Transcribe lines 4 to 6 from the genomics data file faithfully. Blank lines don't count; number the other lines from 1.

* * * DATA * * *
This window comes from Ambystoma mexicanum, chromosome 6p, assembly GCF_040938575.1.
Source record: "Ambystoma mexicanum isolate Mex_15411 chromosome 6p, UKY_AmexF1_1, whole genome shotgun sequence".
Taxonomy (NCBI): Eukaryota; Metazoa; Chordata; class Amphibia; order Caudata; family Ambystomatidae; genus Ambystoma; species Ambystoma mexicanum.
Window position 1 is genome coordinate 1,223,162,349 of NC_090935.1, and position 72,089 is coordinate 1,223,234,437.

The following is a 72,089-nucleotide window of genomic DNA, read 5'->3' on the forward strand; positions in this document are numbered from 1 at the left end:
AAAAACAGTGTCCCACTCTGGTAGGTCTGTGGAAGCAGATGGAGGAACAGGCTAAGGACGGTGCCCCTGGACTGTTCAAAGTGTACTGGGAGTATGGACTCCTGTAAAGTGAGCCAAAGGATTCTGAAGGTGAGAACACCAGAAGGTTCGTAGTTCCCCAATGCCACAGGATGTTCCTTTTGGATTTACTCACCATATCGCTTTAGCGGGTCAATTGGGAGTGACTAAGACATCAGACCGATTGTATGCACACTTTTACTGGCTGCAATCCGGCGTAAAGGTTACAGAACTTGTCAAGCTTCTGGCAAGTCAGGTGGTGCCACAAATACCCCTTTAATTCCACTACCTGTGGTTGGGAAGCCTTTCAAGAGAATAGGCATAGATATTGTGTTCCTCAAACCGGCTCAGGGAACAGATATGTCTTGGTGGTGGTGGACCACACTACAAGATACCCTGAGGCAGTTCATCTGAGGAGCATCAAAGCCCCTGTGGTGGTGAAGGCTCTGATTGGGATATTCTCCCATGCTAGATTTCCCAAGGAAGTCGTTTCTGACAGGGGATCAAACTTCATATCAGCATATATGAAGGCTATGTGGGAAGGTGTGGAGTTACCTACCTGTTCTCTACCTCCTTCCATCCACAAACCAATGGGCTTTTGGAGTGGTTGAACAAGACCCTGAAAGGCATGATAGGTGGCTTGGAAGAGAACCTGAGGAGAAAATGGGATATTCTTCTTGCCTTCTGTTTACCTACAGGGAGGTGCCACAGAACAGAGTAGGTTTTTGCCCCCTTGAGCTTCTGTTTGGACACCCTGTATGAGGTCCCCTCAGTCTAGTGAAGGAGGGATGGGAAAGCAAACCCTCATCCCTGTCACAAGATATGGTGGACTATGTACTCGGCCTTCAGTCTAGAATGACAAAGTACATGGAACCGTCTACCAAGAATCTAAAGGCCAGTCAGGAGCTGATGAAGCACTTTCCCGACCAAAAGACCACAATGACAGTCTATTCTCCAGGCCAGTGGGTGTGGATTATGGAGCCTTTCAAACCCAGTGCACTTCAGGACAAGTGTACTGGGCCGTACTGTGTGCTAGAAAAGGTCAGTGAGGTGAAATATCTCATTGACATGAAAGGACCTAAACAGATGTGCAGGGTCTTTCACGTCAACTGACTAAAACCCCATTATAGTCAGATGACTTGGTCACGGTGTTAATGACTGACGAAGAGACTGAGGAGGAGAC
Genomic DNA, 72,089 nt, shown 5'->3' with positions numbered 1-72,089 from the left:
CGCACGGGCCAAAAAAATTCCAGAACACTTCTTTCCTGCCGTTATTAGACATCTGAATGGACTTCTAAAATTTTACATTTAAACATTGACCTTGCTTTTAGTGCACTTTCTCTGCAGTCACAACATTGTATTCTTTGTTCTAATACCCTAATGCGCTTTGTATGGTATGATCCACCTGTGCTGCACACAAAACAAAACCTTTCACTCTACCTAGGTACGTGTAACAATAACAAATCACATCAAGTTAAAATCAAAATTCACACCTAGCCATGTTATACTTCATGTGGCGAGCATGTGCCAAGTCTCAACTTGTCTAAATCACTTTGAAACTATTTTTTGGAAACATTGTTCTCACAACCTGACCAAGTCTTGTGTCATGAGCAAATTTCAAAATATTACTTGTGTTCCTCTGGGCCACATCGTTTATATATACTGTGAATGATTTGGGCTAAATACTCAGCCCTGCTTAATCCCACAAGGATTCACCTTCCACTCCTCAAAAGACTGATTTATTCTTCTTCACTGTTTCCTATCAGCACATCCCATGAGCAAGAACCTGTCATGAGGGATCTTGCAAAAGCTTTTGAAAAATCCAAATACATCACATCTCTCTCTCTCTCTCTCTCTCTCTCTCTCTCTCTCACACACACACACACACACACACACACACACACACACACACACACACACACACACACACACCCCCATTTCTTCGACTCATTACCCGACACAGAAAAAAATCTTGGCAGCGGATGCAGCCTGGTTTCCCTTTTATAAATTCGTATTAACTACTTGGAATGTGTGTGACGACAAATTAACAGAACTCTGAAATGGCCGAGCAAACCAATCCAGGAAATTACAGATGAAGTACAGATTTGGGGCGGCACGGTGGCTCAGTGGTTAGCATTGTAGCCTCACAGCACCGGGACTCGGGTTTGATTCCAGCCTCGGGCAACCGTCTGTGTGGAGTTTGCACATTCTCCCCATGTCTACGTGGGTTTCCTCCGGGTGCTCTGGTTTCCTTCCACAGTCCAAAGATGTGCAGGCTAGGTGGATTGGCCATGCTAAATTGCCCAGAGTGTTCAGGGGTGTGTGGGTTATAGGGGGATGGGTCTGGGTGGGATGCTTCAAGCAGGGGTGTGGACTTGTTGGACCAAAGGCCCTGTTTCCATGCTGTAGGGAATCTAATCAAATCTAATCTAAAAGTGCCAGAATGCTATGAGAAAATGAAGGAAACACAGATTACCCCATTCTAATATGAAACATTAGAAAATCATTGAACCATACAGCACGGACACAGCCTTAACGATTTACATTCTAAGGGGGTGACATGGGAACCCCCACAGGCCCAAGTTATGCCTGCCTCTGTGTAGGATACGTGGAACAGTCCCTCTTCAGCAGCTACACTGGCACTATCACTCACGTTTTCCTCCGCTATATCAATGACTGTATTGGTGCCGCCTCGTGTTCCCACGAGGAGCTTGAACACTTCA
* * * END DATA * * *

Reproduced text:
Window position 1 is genome coordinate 1,223,162,349 of NC_090935.1, and position 72,089 is coordinate 1,223,234,437.

The following is a 72,089-nucleotide window of genomic DNA, read 5'->3' on the forward strand; positions in this document are numbered from 1 at the left end:
AAAAACAGTGTCCCACTCTGGTAGGTCTGTGGAAGCAGATGGAGGAACAGGCTAAGGACGGTGCCCCTGGACTGTTCAAAGTGTACTGGGAGTATGGACTCCTGTAAAGTGAGCCAAAGGATTCTGAAGGTGAGAACACCAGAAGGTTCGTAGTTCCCCAATGCCACAGGATGTTCCTTTTGGATTTACTCACCATATCGCTTTAGCGGGTCAATTGGGAGTGACTAAGACATCAGACCGATTGTATGCACACTTTTACTGGCTGCAATCCGGCGTAAAGGTTACAGAACTTGTCAAGCTTCTGGCAAGTCAGGTGGTGCCACAAATACCCCTTTAATTCCACTACCTGTGGTTGGGAAGCCTTTCAAGAGAATAGGCATAGATATTGTGTTCCTCAAACCGGCTCAGGGAACAGATATGTCTTGGTGGTGGTGGACCACACTACAAGATACCCTGAGGCAGTTCATCTGAGGAGCATCAAAGCCCCTGTGGTGGTGAAGGCTCTGATTGGGATATTCTCCCATGCTAGATTTCCCAAGGAAGTCGTTTCTGACAGGGGATCAAACTTCATATCAGCATATATGAAGGCTATGTGGGAAGGTGTGGAGTTACCTACCTGTTCTCTACCTCCTTCCATCCACAAACCAATGGGCTTTTGGAGTGGTTGAACAAGACCCTGAAAGGCATGATAGGTGGCTTGGAAGAGAACCTGAGGAGAAAATGGGATATTCTTCTTGCCTTCTGTTTACCTACAGGGAGGTGCCACAGAACAGAGTAGGTTTTTGCCCCCTTGAGCTTCTGTTTGGACACCCTGTATGAGGTCCCCTCAGTCTAGTGAAGGAGGGATGGGAAAGCAAACCCTCATCCCTGTCACAAGATATGGTGGACTATGTACTCGGCCTTCAGTCTAGAATGACAAAGTACATGGAACCGTCTACCAAGAATCTAAAGGCCAGTCAGGAGCTGATGAAGCACTTTCCCGACCAAAAGACCACAATGACAGTCTATTCTCCAGGCCAGTGGGTGTGGATTATGGAGCCTTTCAAACCCAGTGCACTTCAGGACAAGTGTACTGGGCCGTACTGTGTGCTAGAAAAGGTCAGTGAGGTGAAATATCTCATTGACATGAAAGGACCTAAACAGATGTGCAGGGTCTTTCACGTCAACTGACTAAAACCCCATTATAGTCAGATGACTTGGTCACGGTGTTAATGACTGACGAAGAGACTGAGGAGGAGAC